1. Hi Lisa! I would check out Amy Chaplin’s cookbook “Whole Food Cooking Everyday”, which has some amazing GF breads that are similar but with rice and other whole grains. Hope this helps, and thanks for stopping by!


  2. Just made this bread primarily for my daughter who is gluten free. It came out amazing. My husband has eaten 2 slices already. Thanks for a wonderful recipe

    1. Oh fooey. I think the only possible alternative would be chia seeds, since they are also good “binders.” Give it a whirl and let me know how it turns out!

    2. I made this recipe as directed but I used olive oil and sliced almonds. It turned out great!! It was easy and is so flavorful. My husband is not gluten free but he loved it too. I sliced one loaf and froze it but I think we’ll be getting it out before too long!! Thanks so much for this amazing recipe…it’s just what I was looking for.

      1. Hi Mary, I am also flaxseed intolerant and I was wondering if you have tried making this recipe and replacing flaxseed with chia seeds? Would love to hear how it came out.

  3. Hi Emma, I just came upon this recipe and it is exactly what I have been looking for! When I get to New York, which isn’t happening these days, I get bread from Le Pain Quotidien, it’s so delicious and your recipe sounds like it will make a similar bread. I have two questions: first, you recommend soaking the seeds/nuts….does that mean soak them ahead of including them in the recipe or is that the reason to let the dough rest for at least 2 hours? Secondly, the recipe doesn’t specify if the almonds are sliced, chopped or whole so I was wondering about that as well. I can’t wait to try this recipe!!! Thank you so much! Be well, Sheri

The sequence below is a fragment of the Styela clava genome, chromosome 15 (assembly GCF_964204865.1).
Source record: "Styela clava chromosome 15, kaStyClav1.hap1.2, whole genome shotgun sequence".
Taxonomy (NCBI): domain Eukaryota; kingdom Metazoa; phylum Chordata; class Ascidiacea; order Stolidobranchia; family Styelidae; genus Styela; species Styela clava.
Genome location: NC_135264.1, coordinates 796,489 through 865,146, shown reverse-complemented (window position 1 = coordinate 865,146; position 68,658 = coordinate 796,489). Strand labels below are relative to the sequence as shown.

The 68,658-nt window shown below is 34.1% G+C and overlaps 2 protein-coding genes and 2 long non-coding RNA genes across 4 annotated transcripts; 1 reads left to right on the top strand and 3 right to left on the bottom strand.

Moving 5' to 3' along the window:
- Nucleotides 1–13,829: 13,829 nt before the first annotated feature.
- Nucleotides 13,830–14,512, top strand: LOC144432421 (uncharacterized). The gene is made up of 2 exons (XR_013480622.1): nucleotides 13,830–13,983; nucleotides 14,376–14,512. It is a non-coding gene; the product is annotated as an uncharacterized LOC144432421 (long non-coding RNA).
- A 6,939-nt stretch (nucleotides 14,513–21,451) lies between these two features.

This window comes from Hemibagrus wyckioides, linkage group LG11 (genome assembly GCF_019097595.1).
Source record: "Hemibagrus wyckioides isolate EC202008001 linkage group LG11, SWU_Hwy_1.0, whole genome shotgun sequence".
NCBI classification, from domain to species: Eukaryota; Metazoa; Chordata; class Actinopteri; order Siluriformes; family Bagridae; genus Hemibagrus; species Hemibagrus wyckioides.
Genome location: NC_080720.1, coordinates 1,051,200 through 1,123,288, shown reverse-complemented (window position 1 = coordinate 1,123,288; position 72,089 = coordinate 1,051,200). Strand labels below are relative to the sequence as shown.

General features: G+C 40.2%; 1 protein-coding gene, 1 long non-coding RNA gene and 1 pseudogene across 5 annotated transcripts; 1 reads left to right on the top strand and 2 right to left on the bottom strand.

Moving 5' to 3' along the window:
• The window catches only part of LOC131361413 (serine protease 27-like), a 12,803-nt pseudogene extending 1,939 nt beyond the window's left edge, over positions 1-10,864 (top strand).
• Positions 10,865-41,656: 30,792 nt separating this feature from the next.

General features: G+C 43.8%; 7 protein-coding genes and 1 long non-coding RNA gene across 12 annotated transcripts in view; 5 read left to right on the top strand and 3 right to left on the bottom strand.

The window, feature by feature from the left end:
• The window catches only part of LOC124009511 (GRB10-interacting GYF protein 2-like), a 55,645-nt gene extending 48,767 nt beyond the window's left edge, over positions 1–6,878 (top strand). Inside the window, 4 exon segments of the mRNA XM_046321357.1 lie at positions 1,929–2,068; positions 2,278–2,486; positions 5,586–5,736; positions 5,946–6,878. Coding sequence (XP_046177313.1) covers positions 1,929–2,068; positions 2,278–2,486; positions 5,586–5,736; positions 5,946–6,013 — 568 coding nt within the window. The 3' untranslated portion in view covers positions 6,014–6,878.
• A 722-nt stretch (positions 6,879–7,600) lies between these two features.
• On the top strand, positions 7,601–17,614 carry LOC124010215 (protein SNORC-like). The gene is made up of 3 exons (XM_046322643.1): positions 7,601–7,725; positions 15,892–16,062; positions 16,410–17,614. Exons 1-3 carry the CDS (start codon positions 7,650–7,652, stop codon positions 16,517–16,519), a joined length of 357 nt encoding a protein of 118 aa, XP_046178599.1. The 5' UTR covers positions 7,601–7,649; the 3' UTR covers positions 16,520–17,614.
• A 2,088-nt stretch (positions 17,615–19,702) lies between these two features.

1. Hi Sheri! I know EXACTLY which LPQ bread you’re describing. Yes! This one comes close… don’t forget to toast each slice before eating so that it’s not too moist (as a result of the psyllium husk). The almonds can be chopped or whole, since when you slice the bread you’ll slice through whole almonds anyway. And yes, the dough rests for 2 hours because that is the soaking / activating part – no need to soak prior. Can’t wait to hear how it turns out! XO

    1. Something went wrong with the baking. After baking the bread exactly following the instructions, it came out still very raw inside. I put it back in and it started to burn on the outside but inside was still not fully through. I had soaked the oats and seeds overnight. Are there other baking instructions for the instances when the oats and nuts had been previously soaked?

      1. Hi Stef. I’m so sorry it didn’t work out! Ok, so here are a couple ways to troubleshoot: